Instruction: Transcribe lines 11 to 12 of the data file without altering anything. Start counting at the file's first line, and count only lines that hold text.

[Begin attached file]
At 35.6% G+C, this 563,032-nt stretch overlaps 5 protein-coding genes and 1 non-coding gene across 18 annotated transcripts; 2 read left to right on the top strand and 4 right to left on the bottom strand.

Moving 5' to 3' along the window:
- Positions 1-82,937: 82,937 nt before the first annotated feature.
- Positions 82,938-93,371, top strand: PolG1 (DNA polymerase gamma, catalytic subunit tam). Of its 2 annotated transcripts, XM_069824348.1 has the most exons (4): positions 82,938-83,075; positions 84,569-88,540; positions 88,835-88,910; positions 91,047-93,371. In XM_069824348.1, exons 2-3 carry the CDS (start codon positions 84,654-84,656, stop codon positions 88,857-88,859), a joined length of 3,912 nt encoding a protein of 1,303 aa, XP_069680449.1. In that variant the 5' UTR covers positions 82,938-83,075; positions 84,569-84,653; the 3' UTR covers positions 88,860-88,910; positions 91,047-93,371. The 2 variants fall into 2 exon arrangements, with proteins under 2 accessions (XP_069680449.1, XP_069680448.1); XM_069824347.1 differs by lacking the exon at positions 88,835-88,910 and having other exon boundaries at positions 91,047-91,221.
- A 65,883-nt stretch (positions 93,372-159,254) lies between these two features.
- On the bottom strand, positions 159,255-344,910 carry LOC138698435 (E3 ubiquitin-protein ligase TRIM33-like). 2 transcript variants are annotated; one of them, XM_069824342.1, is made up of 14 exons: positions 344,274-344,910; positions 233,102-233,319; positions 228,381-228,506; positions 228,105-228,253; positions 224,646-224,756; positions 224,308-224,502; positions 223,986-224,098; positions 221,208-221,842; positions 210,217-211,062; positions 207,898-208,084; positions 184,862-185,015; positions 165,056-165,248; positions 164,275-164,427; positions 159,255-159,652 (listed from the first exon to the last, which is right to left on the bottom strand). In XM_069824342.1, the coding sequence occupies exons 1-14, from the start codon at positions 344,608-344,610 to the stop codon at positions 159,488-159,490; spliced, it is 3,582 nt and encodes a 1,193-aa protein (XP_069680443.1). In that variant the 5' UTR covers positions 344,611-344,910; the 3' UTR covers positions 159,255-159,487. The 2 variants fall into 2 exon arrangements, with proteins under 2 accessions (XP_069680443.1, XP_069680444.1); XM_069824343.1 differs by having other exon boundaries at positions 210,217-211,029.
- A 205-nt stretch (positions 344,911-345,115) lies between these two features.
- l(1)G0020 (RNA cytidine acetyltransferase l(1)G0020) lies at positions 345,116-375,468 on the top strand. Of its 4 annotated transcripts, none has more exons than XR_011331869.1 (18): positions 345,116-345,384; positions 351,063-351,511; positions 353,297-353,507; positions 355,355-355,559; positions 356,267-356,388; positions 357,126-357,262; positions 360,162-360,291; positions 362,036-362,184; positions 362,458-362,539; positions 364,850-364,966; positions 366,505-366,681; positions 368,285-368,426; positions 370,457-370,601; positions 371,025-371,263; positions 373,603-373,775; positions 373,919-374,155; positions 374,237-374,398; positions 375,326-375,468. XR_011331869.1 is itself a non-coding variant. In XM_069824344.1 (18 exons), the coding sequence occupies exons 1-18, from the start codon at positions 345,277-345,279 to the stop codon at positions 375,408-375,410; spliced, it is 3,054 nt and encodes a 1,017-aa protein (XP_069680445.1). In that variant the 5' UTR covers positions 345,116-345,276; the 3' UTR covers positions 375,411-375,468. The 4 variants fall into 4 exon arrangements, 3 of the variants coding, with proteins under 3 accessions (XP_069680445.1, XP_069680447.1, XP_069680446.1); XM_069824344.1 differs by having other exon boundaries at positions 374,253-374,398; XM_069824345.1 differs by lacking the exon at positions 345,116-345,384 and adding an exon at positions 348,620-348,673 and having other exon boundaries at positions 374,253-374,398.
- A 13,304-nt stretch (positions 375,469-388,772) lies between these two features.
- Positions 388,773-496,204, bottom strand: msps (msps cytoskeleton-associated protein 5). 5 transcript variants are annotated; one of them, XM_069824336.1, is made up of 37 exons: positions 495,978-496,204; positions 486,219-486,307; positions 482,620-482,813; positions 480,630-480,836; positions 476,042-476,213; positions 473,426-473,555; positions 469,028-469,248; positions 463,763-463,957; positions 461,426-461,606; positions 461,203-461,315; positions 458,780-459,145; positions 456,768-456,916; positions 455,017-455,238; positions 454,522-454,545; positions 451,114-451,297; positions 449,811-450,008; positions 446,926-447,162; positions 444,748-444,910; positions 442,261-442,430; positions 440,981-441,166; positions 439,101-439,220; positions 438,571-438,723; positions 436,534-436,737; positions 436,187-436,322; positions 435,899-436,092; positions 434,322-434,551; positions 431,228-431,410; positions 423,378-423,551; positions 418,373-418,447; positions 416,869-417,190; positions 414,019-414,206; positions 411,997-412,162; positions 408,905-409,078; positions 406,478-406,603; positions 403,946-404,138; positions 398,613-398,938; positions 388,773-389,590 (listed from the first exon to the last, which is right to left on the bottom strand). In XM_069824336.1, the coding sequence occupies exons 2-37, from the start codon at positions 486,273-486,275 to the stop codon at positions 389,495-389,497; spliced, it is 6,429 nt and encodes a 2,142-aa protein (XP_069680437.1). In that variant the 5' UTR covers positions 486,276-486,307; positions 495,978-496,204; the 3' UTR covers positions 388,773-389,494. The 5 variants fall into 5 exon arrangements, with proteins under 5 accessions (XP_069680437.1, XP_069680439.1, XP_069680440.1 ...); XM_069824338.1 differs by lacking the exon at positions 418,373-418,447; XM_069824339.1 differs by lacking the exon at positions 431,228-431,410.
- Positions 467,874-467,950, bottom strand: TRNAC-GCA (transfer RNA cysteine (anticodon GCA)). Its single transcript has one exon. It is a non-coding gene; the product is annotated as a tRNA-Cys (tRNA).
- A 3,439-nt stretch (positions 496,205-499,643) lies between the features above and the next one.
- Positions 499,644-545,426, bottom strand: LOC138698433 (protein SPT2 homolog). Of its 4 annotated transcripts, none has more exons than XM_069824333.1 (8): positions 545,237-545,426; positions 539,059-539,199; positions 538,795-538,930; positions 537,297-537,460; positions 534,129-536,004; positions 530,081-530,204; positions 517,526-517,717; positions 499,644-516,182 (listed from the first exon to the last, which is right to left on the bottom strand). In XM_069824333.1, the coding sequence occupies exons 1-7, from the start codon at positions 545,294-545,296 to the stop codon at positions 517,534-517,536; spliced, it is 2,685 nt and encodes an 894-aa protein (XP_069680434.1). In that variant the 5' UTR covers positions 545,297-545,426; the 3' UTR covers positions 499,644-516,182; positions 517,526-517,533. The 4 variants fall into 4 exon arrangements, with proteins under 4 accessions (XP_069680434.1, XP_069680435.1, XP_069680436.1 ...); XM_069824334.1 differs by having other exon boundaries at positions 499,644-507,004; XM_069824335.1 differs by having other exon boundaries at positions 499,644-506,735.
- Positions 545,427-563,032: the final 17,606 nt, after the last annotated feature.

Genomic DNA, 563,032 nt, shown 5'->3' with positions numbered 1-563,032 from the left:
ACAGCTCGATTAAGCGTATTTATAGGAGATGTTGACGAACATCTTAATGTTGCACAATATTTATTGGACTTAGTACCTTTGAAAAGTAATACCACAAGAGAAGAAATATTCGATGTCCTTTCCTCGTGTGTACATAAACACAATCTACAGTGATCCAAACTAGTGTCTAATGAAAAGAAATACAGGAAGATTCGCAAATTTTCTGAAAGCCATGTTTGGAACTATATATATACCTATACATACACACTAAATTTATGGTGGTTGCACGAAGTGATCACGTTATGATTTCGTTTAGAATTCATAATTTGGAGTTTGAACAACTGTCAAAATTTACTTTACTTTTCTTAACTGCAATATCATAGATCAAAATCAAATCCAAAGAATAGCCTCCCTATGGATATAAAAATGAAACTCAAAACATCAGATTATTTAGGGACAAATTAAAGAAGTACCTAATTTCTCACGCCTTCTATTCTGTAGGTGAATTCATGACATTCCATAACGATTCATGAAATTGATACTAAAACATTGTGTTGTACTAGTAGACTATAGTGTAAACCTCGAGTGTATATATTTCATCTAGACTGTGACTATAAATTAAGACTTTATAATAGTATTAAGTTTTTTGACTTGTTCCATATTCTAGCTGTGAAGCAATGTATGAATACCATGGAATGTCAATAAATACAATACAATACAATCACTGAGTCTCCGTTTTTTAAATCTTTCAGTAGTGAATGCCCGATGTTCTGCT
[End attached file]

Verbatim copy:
- Positions 467,874-467,950, bottom strand: TRNAC-GCA (transfer RNA cysteine (anticodon GCA)). Its single transcript has one exon. It is a non-coding gene; the product is annotated as a tRNA-Cys (tRNA).
- A 3,439-nt stretch (positions 496,205-499,643) lies between the features above and the next one.